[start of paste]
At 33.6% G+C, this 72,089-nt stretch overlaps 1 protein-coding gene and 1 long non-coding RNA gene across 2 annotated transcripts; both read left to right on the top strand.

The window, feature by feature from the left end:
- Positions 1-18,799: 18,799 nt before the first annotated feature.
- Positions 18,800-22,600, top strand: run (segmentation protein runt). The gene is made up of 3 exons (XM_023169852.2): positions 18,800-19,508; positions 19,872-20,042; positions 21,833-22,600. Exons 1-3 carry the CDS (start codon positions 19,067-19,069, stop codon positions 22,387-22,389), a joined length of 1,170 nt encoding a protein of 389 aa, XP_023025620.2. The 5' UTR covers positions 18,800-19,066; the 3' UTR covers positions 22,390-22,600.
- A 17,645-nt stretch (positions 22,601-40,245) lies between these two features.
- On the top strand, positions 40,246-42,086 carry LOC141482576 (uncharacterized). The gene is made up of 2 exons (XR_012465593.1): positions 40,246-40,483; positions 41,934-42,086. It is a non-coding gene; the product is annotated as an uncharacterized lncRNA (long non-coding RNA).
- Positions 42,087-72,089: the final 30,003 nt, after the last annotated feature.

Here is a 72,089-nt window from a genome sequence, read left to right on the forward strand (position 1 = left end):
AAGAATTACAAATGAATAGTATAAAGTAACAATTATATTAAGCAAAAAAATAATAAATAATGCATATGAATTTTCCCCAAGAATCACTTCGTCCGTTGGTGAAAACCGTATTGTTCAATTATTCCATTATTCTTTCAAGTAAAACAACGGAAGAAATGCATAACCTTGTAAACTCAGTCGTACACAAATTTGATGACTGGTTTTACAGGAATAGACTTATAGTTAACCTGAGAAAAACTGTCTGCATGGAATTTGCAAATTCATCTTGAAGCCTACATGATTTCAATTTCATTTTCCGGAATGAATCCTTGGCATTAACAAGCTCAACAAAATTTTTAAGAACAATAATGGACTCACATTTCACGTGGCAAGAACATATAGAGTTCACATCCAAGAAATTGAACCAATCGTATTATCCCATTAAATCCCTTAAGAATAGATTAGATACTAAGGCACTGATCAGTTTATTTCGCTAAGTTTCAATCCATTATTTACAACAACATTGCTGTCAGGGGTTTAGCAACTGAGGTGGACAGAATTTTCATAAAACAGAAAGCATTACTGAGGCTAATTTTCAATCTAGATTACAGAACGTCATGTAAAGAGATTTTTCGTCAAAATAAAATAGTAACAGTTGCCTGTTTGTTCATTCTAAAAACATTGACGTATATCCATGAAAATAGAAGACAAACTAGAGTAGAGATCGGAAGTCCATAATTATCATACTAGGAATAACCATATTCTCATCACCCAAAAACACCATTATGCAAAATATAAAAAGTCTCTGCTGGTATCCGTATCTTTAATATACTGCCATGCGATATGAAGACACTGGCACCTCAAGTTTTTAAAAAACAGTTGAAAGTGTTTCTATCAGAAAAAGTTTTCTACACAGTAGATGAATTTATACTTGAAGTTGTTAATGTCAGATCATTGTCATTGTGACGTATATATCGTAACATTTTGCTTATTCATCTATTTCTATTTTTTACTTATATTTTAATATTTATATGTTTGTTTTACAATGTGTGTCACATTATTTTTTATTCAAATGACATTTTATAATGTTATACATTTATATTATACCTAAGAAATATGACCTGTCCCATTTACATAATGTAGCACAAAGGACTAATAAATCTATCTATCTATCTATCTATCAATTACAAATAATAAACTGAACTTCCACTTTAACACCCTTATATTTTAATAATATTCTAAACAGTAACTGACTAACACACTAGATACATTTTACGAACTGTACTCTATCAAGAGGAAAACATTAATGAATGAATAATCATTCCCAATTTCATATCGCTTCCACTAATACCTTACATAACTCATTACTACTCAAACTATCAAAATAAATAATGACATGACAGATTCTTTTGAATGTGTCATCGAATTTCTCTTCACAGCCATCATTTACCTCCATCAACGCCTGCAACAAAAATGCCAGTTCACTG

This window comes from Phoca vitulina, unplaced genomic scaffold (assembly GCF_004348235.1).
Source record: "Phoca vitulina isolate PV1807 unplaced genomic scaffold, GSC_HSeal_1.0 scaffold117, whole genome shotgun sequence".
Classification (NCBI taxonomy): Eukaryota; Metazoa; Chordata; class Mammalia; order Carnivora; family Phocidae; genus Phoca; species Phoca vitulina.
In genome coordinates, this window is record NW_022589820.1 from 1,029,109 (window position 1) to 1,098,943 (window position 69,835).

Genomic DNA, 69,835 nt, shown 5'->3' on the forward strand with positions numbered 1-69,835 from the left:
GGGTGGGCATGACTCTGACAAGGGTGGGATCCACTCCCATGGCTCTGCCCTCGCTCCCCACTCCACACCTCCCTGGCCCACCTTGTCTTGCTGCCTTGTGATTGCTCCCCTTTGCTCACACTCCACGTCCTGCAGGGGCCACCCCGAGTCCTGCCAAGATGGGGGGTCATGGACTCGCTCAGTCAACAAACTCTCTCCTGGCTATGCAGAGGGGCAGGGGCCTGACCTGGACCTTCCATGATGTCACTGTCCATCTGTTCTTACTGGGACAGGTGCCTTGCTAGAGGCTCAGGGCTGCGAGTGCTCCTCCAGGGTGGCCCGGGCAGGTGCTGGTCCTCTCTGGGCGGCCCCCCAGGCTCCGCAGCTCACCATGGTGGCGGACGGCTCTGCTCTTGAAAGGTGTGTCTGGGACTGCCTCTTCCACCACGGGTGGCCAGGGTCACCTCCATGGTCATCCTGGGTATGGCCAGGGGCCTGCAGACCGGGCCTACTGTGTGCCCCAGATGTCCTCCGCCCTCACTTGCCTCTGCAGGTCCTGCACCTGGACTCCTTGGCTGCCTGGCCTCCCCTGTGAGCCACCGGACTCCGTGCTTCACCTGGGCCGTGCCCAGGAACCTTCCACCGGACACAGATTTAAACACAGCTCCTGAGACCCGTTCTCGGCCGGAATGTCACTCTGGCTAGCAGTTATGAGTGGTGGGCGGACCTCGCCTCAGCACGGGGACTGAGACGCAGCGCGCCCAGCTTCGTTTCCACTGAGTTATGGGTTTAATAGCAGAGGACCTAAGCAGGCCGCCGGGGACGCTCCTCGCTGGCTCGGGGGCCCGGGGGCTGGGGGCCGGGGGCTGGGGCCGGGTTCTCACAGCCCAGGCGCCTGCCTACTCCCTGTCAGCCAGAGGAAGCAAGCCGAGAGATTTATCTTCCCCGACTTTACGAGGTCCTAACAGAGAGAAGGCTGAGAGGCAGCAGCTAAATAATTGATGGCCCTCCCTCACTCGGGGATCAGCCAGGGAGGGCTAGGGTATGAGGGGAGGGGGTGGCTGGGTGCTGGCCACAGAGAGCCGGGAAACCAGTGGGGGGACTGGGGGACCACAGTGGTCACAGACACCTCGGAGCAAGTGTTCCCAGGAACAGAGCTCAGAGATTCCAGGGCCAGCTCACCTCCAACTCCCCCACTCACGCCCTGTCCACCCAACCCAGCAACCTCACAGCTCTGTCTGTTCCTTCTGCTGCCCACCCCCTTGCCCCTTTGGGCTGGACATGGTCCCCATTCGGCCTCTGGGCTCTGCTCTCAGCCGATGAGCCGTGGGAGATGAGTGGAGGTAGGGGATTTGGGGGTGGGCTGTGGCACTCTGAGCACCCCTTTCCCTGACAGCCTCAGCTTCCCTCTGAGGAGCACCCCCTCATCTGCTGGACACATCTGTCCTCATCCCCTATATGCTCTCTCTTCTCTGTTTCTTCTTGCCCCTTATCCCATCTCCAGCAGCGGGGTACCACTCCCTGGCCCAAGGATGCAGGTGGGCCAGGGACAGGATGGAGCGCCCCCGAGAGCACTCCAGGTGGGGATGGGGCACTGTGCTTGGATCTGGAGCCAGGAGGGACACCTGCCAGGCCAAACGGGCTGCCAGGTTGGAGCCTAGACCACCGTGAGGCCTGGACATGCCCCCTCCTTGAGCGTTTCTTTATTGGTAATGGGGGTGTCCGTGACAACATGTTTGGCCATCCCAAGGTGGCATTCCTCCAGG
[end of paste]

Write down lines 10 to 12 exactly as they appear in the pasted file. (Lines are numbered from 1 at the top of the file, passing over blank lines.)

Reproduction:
This window comes from Phoca vitulina, unplaced genomic scaffold (assembly GCF_004348235.1).
Source record: "Phoca vitulina isolate PV1807 unplaced genomic scaffold, GSC_HSeal_1.0 scaffold117, whole genome shotgun sequence".
Classification (NCBI taxonomy): Eukaryota; Metazoa; Chordata; class Mammalia; order Carnivora; family Phocidae; genus Phoca; species Phoca vitulina.